Dudeney's Property of 2592

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Theorem

$2592 = 2^5 \times 9^2$


It is the only number $n$ that has the property that:

$n = \sqbrk {abcd} = a^b \times c^d$

where $\sqbrk {abcd}$ denotes the decimal representation of $n$.


Proof

First we verify that $2592$ does indeed satisfy the given property.

\(\ds 2592\) \(=\) \(\ds 2^5 \times 3^4\) Prime Decomposition of $2592$
\(\ds \) \(=\) \(\ds 2^5 \times \paren {3^2}^2\)
\(\ds \) \(=\) \(\ds 2^5 \times 9^2\)

$\Box$


It remains to be shown that this is the only such number.

Because $\sqbrk {abcd} = a^b \times c^d$, neither $a^b$ nor $c^d$ can have more than $4$ digits.

Hence, for each digit, the highest power is:

\(\ds 1^9\) \(=\) \(\ds 1\)
\(\ds 2^9\) \(=\) \(\ds 512\)
\(\ds 3^8\) \(=\) \(\ds 6561\)
\(\ds 4^6\) \(=\) \(\ds 4096\)
\(\ds 5^5\) \(=\) \(\ds 3125\)
\(\ds 6^5\) \(=\) \(\ds 7776\)
\(\ds 7^4\) \(=\) \(\ds 2401\)
\(\ds 8^4\) \(=\) \(\ds 4096\)
\(\ds 9^4\) \(=\) \(\ds 6561\)

Neither $a$ or $c$ can be zero, or that would make $\sqbrk {abcd} = 0$.


Suppose $a = 1$ or $b = 0$.

Then:

$\sqbrk {abcd} = c^d$

Apart from the above powers which have $4$ digits, we also have:

\(\ds 3^7\) \(=\) \(\ds 2187\)
\(\ds 4^5\) \(=\) \(\ds 1024\)
\(\ds 6^4\) \(=\) \(\ds 1296\)

Hence, by inspection, it is seen that none of these fit the pattern $\sqbrk {1bcd}$ or $\sqbrk {a0cd}$.


Similarly, suppose $c = 1$ or $d = 0$.

Then:

$\sqbrk {abcd} = a^b$

Again, by inspection, it is seen that none of the above $4$-digit powers fit the pattern $\sqbrk {ab1d}$ or $\sqbrk {abc0}$.


Suppose either $a^b$ or $c^d$ has $4$ digits.

Then the other is less than $10$, giving:

\(\ds n^1\) \(=\) \(\ds n\)
\(\ds 2^2\) \(=\) \(\ds 4\)
\(\ds 2^3\) \(=\) \(\ds 8\)
\(\ds 3^2\) \(=\) \(\ds 9\)


We try multiplying these by all the above $4$-digit powers such that their product is $4$ digits (there are not many).

First note that $1^1$ can be ruled out as none of these $4$-digit powers either begins or ends with $11$.


\(\ds 3^7 \times 2^1\) \(=\) \(\ds 2187 \times 2\)
\(\ds \) \(=\) \(\ds 4374\)
\(\ds 3^7 \times 3^1\) \(=\) \(\ds 2187 \times 3\)
\(\ds \) \(=\) \(\ds 6561\)
\(\ds 3^7 \times 4^1\) \(=\) \(\ds 3^7 \times 2^2\)
\(\ds \) \(=\) \(\ds 2187 \times 4\)
\(\ds \) \(=\) \(\ds 8748\)


\(\ds 4^5 \times 2^1\) \(=\) \(\ds 1024 \times 2\)
\(\ds \) \(=\) \(\ds 2048\)
\(\ds 4^5 \times 3^1\) \(=\) \(\ds 1024 \times 3\)
\(\ds \) \(=\) \(\ds 3072\)
\(\ds 4^5 \times 4^1\) \(=\) \(\ds 4^5 \times 2^2\)
\(\ds \) \(=\) \(\ds 1024 \times 4\)
\(\ds \) \(=\) \(\ds 4096\)
\(\ds 4^5 \times 5^1\) \(=\) \(\ds 1024 \times 5\)
\(\ds \) \(=\) \(\ds 5120\)
\(\ds 4^5 \times 6^1\) \(=\) \(\ds 1024 \times 6\)
\(\ds \) \(=\) \(\ds 6144\) a near miss: $6^1 \times 4^5 = 6144$
\(\ds 4^5 \times 7^1\) \(=\) \(\ds 1024 \times 7\)
\(\ds \) \(=\) \(\ds 7168\)
\(\ds 4^5 \times 8^1\) \(=\) \(\ds 4^5 \times 2^3\)
\(\ds \) \(=\) \(\ds 1024 \times 8\)
\(\ds \) \(=\) \(\ds 8192\)
\(\ds 4^5 \times 9^1\) \(=\) \(\ds 4^5 \times 3^2\)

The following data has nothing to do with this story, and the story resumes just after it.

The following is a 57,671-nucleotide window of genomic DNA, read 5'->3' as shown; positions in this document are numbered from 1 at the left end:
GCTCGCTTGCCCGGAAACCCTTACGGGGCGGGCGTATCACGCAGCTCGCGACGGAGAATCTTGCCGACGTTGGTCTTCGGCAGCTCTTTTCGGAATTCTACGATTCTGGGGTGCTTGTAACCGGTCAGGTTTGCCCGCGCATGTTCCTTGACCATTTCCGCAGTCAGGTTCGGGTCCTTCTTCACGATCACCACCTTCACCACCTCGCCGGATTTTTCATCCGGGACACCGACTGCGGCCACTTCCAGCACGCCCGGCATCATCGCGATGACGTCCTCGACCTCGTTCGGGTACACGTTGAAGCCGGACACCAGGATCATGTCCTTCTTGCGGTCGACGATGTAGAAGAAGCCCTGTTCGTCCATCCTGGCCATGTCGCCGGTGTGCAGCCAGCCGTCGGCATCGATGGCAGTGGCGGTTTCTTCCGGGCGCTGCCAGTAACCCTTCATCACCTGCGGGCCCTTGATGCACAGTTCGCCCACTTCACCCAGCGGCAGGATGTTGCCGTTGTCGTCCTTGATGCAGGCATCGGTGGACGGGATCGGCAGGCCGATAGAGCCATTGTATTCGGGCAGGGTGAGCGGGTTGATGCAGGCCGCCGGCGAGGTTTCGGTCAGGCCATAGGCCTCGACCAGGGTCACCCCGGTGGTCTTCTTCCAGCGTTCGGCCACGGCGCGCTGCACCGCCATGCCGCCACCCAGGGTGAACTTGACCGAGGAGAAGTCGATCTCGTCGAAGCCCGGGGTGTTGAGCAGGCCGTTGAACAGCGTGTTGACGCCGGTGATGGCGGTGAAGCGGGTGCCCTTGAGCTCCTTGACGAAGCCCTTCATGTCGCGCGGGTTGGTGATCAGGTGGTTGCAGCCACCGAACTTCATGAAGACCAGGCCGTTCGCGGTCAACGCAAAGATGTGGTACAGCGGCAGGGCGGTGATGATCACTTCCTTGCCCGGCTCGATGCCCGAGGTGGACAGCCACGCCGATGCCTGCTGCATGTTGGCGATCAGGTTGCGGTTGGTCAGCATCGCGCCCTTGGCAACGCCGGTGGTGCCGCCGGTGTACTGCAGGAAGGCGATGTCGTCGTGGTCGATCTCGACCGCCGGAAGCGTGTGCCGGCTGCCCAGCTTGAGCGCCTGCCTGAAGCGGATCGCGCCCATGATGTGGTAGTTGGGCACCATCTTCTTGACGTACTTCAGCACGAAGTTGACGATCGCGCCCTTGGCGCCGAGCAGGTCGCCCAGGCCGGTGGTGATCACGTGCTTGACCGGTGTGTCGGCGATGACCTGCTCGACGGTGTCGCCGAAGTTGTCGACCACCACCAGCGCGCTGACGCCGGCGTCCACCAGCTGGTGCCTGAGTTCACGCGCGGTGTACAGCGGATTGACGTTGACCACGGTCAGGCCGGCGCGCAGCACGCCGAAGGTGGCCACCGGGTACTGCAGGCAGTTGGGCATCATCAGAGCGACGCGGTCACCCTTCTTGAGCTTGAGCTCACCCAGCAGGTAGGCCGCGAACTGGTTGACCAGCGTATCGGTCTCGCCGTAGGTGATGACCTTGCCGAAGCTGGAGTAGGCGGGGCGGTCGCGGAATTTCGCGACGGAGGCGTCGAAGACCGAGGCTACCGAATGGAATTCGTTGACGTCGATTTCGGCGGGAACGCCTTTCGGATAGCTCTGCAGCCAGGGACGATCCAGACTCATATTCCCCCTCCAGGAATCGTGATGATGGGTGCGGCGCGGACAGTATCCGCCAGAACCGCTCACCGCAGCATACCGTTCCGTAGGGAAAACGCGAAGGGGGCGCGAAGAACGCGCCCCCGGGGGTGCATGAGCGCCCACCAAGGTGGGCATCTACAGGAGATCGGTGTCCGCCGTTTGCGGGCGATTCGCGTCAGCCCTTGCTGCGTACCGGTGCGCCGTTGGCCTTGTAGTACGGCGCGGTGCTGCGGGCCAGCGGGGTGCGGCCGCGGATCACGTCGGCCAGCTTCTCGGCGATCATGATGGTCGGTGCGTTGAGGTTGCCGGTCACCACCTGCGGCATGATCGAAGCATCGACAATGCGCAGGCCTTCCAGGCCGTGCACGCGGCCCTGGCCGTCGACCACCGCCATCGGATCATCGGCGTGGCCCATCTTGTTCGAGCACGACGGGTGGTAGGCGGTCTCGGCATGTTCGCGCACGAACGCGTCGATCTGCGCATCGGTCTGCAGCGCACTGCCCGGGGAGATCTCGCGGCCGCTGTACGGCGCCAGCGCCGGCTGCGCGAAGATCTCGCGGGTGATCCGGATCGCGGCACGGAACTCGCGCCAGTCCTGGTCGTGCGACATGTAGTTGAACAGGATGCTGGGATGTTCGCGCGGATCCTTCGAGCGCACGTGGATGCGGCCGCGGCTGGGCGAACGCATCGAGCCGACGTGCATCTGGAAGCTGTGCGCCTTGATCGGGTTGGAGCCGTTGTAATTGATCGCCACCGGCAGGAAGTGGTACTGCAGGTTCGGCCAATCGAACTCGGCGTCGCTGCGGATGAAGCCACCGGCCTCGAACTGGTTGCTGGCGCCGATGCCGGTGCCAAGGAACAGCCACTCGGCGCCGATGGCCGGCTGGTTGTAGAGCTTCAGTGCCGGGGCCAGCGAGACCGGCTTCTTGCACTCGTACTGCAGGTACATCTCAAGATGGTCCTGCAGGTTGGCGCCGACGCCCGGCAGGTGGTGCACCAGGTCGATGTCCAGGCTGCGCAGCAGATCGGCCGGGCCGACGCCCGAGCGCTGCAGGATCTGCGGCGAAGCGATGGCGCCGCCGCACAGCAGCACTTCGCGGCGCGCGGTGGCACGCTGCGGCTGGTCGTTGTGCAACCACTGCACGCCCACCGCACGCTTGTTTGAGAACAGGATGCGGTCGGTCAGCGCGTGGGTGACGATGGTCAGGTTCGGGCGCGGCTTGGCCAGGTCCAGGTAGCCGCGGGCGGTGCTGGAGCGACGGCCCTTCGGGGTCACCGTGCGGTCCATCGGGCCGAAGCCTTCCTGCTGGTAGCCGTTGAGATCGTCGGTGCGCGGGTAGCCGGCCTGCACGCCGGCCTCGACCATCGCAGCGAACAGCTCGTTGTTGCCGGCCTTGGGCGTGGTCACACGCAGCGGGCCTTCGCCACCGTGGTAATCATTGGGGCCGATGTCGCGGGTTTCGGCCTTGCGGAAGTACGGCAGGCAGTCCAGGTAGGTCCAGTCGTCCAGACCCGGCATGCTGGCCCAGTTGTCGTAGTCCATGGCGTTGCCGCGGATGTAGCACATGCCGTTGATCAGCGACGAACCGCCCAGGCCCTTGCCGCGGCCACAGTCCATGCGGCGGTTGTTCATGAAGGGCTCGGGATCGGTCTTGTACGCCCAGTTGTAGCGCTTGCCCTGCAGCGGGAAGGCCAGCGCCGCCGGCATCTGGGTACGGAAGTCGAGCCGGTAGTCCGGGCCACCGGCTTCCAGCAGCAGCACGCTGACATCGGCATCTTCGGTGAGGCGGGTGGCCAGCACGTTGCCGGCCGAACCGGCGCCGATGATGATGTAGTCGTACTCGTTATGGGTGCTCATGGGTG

\(\ds \) \(=\) \(\ds 1024 \times 9\)
\(\ds \) \(=\) \(\ds 9216\)


\(\ds 4^6 \times 2^1\) \(=\) \(\ds 4096 \times 2\)
\(\ds \) \(=\) \(\ds 8192\)


\(\ds 5^5 \times 2^1\) \(=\) \(\ds 3125 \times 2\)
\(\ds \) \(=\) \(\ds 6250\)
\(\ds 5^5 \times 3^1\) \(=\) \(\ds 3125 \times 3\)
\(\ds \) \(=\) \(\ds 9375\)


\(\ds 6^4 \times 2^1\) \(=\) \(\ds 1296 \times 2\)
\(\ds \) \(=\) \(\ds 2592\)
\(\ds 6^4 \times 3^1\) \(=\) \(\ds 1296 \times 3\)
\(\ds \) \(=\) \(\ds 3888\)
\(\ds 6^4 \times 4^1\) \(=\) \(\ds 6^4 \times 2^2\)
\(\ds \) \(=\) \(\ds 1296 \times 4\)
\(\ds \) \(=\) \(\ds 5184\)
\(\ds 6^4 \times 5^1\) \(=\) \(\ds 1296 \times 5\)
\(\ds \) \(=\) \(\ds 6480\)
\(\ds 6^4 \times 6^1\) \(=\) \(\ds 1296 \times 6\)
\(\ds \) \(=\) \(\ds 7776\)
\(\ds 6^4 \times 7^1\) \(=\) \(\ds 1296 \times 7\)
\(\ds \) \(=\) \(\ds 9072\)


\(\ds 7^4 \times 2^1\) \(=\) \(\ds 2401 \times 2\)
\(\ds \) \(=\) \(\ds 4802\)
\(\ds 7^4 \times 3^1\) \(=\) \(\ds 2401 \times 3\)
\(\ds \) \(=\) \(\ds 7203\)
\(\ds 7^4 \times 4^1\) \(=\) \(\ds 7^4 \times 2^2\)
\(\ds \) \(=\) \(\ds 2401 \times 4\)
\(\ds \) \(=\) \(\ds 9604\)


\(\ds 8^4 \times 2^1\) \(=\) \(\ds 4096 \times 2\)
\(\ds \) \(=\) \(\ds 8192\)


So none of the above $4$-digit powers multiplied by any of these single-digit powers satisfies the condition.

We have that $\sqbrk {abcd}$ cannot end in $0$, as that can also be ruled out by inspection of the $4$-digit powers.

Similarly, because $a \ne 1$, $\sqbrk {abcd} > 2000$.

Also, it cannot be the case that both $a^b$ and $c^d$ are smaller than $44$, as $44^2 < 2000$.





Source of Name

This entry was named for Henry Ernest Dudeney.


Historical Note

This result is generally attributed to Henry Ernest Dudeney, who stated it in his $1917$ book Amusements in Mathematics.

It continues to crop up occasionally in puzzle pages of journals.

The name Dudeney's Property of 2592 has hence been coined by $\mathsf{Pr} \infty \mathsf{fWiki}$, as a convenient shorthand for what would otherwise be tediously unwieldy.


Sources